Dec 122017
 
Like Xcopy for Network use.
File NXCOPY.ZIP from The Programmer’s Corner in
Category Network Files
Like Xcopy for Network use.
File Name File Size Zip Size Zip Type
BINDERY.I86 1168 268 deflated
BINDERY.R86 256 139 deflated
INTR.I86 3039 787 deflated
INTR.R86 256 190 deflated
NXCOPY.DOC 2462 1069 deflated
NXCOPY.EXE 27136 13480 deflated
NXCOPY.KMD 64 63 deflated
NXCOPY.PAS 23530 3842 deflated
NXCOPY.R86 8448 6010 deflated
UTVREAD.MOD 1953 639 deflated
UTVREAD.R86 1280 282 deflated

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Contents of the NXCOPY.DOC file


E
INSTRUCTIONS FOR USING NXCOPY

Mike McIntyre


NXCOPY is a network utility for copying files. It is loosely based on
DOS's XCOPY (available starting with DOS 3.2), in that it copies files
in subdirectories as well as files in a given directory.

Unfortunately, DOS's XCOPY cannot handle file and directory names
longer than 8 characters (which can occur on the network), and cannot
preserve network information about files and directories. Worst of
all, if XCOPY encounters any problem it aborts the copy. For these
reasons, I decided to write a more robust file copier specifically for
Novell's Advanced NetWare.

Here are the parameters for NXCOPY:


NXCOPY d: d: [d:]filename[.ext] [/os]


Where the first parameter is the source drive, which must be a mapped
network drive. The second parameter is the destination drive (also a
mapped network drive). The third parameter is the filename to use for
the exception file generated by NXCOPY. Notice that this filename may
include a drive letter, but not a path. The fourth and final parameter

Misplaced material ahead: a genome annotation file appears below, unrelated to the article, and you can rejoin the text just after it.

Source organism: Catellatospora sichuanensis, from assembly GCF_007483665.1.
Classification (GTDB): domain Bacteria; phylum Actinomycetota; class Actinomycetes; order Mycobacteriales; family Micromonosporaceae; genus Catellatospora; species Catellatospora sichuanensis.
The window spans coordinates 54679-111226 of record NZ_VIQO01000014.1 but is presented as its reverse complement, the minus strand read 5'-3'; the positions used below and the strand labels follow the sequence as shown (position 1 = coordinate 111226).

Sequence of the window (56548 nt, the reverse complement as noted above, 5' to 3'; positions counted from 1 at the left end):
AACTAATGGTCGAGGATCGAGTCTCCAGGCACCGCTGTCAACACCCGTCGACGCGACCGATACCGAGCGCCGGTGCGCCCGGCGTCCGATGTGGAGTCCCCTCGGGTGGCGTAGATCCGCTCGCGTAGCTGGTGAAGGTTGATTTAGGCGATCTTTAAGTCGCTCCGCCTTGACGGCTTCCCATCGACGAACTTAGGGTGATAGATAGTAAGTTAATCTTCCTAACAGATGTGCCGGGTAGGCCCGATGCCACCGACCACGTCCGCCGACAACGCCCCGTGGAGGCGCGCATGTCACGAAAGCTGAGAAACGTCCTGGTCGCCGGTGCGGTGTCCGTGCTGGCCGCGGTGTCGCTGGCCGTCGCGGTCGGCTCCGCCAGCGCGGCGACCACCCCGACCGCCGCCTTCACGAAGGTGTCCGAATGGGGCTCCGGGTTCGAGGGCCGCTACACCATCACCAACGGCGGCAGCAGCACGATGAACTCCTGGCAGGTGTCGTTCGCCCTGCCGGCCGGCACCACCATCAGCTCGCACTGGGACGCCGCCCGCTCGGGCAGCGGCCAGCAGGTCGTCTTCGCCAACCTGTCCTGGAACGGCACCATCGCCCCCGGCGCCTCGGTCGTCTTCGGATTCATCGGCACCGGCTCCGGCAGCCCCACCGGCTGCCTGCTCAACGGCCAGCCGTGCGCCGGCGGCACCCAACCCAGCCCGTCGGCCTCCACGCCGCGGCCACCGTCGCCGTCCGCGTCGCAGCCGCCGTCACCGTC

is optional. If present, NXCOPY will copy NET$OS.EXE and NET$OS.SYS,
otherwise these two files will not be copied.

Here are some things to note when using NXCOPY:

1) If you want to copy an entire volume, from the root, you must be a
supervisor (or equivalent) on both the source and destination
drives.

2) All files will be copied, there is no provision for selecting
files to be copied.

3) Hidden and system files are included in the copy.

4) The user must insure that the destination drive has enough unused
disk space to complete the copy.

5) If a file from the source drive exists on the destination drive,
the destination file will be overwritten by the source file, even
if the destination file is flagged read-only.

6) The names of files that are in use at the time of the copy will be
placed in the exception file and skipped over.

7) Always check the exception file after using NXCOPY.

8) When copying an entire volume, the following files always appear
in the exception file, but do not seem to matter: DIRSTAMP.SYS,
SYSTEM\NET$SPL.QUE, and SYSTEM\NET$MSG.SYS.



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